New Idiom – Va pues (pronounced - ba press) – It is the equivalent of our “sure or OK” Example – I ask, would you like to eat? You say, Va pues.
All has been going very smoothly and we really must give credit first to our Lord but also to the amazing people He has given the task of helping us. That being Bishop Barahona’s staff.
In the pictures of the Bishops staff you see Dianne and from left to right are Miriam Romero - Executive Assistant of the Bishop, Maria Montes - Care Taker of the house, Ana Gomez - Treasure and Administrative Assistant and Roxana de Velasco - Treasure Assistant. In my picture from left to right are Hamilton Villatoro – Bookkeeping and William Hernandez – Driver. Not only are they all extremely hard and dedicated workers but fun people to spend time with. We ate all our lunches with them the 1st week. We actually had Subway a couple of times before I said that we’ll gladly eat Salvadoreno comida comun (Salvadoran common food). Plus Salvadoreno food is cheaper. Rice, beans, beef and 2 tortilla’s ($2.00). Small subway chicken sandwich with Chips and soda ($5.25). So tell me, why does Subway charge almost as much here as in the U.S. when they don’t pay minimum wage, no workers comp or unemployment benefits in El Salvador??? Just saying.
Miriam in particular navigated us through the process of getting cellphones and internet service. She also advised us on safety, for instance Jewelry. She advises not wearing much but if you do wear silver not gold. Gold sells for more here than silver. She did all she could to help us all the time.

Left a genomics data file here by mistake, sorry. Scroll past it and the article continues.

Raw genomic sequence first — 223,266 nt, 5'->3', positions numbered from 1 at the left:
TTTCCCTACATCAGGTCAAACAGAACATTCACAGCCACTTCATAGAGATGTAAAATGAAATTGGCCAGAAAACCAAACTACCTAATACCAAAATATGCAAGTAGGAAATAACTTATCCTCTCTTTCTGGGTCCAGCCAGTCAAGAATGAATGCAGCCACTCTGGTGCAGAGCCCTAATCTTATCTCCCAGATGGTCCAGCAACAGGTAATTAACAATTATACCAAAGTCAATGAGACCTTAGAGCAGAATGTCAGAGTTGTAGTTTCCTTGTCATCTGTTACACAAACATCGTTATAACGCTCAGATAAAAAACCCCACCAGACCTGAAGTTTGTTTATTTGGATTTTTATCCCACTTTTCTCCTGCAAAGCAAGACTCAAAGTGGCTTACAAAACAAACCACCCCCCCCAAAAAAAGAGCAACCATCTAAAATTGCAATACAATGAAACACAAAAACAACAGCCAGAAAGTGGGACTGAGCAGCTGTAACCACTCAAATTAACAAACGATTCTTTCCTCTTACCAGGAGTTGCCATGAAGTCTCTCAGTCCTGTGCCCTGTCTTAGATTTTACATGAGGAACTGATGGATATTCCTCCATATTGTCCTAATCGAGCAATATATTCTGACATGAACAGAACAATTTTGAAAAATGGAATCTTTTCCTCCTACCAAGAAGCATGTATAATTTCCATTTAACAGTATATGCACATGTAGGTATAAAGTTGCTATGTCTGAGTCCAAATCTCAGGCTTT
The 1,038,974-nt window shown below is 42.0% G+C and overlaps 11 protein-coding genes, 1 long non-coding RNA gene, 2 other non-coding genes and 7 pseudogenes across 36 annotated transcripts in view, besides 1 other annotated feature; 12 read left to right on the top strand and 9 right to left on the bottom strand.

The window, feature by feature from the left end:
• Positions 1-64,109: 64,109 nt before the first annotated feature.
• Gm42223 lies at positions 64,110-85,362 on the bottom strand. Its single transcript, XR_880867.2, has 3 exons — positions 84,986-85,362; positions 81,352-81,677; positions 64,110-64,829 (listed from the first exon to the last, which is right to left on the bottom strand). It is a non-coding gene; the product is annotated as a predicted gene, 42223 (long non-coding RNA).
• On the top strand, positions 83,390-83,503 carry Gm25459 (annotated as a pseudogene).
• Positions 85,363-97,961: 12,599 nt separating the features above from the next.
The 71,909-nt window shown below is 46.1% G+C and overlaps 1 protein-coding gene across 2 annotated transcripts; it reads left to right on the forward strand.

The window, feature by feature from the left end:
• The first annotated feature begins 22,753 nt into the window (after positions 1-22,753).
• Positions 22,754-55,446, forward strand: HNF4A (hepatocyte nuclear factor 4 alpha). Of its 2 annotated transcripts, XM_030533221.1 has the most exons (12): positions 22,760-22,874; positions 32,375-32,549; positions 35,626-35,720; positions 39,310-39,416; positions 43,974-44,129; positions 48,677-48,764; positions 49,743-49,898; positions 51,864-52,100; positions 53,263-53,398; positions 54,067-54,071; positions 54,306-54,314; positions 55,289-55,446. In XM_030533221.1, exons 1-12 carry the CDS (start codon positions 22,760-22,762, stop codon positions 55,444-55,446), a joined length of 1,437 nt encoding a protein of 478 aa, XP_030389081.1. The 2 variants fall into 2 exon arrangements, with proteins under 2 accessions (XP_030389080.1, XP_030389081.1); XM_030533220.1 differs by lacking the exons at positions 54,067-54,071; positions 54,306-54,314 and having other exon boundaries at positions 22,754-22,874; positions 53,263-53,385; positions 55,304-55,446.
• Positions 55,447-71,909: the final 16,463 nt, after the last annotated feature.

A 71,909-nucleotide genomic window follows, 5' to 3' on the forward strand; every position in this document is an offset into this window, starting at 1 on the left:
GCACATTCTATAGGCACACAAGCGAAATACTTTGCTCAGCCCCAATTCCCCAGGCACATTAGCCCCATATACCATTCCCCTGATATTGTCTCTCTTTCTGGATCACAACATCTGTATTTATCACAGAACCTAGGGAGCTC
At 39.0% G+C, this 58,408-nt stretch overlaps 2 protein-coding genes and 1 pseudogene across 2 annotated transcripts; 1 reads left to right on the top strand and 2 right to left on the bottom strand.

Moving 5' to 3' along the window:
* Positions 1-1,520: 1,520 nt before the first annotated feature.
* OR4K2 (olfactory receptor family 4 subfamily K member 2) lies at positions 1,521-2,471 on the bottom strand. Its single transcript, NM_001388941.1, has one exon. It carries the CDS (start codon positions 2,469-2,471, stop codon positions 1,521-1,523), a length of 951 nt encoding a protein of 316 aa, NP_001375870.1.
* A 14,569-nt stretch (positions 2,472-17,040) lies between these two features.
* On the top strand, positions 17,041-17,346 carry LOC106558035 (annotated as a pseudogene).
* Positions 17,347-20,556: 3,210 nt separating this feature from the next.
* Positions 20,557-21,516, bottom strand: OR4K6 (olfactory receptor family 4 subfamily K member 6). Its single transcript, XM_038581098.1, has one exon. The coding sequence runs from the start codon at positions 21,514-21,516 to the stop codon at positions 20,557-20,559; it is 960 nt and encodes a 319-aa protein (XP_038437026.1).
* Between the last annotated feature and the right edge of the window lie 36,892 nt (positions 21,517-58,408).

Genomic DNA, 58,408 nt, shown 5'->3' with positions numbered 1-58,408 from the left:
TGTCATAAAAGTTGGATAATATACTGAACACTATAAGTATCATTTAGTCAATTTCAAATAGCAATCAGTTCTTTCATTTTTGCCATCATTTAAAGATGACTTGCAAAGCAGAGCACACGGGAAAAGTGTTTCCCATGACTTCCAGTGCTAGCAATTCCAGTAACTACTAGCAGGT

I want to talk about William the driver too. We’ve been to El Salvador 5 times now and have had the good fortune of having him be our driver 3 of those times. This man has nerves of steel that are only exceeded by his driving skills in this traffic. This traffic I say??, Think heavy Boston traffic but without too many rules and the roads are in need of some serious work, not to mention heavy pedestrian traffic too. What’s truly amazing is that there is never a hint of road rage or exasperation from him. Matter of fact I haven’t seen even minor road rage here.
The following anonymous quote sums up most of the people we’ve met in El Salvador “You meet people who forget you, you forget people that you meet. But sometimes you meet those people you can’t forget”
Tom & Dianne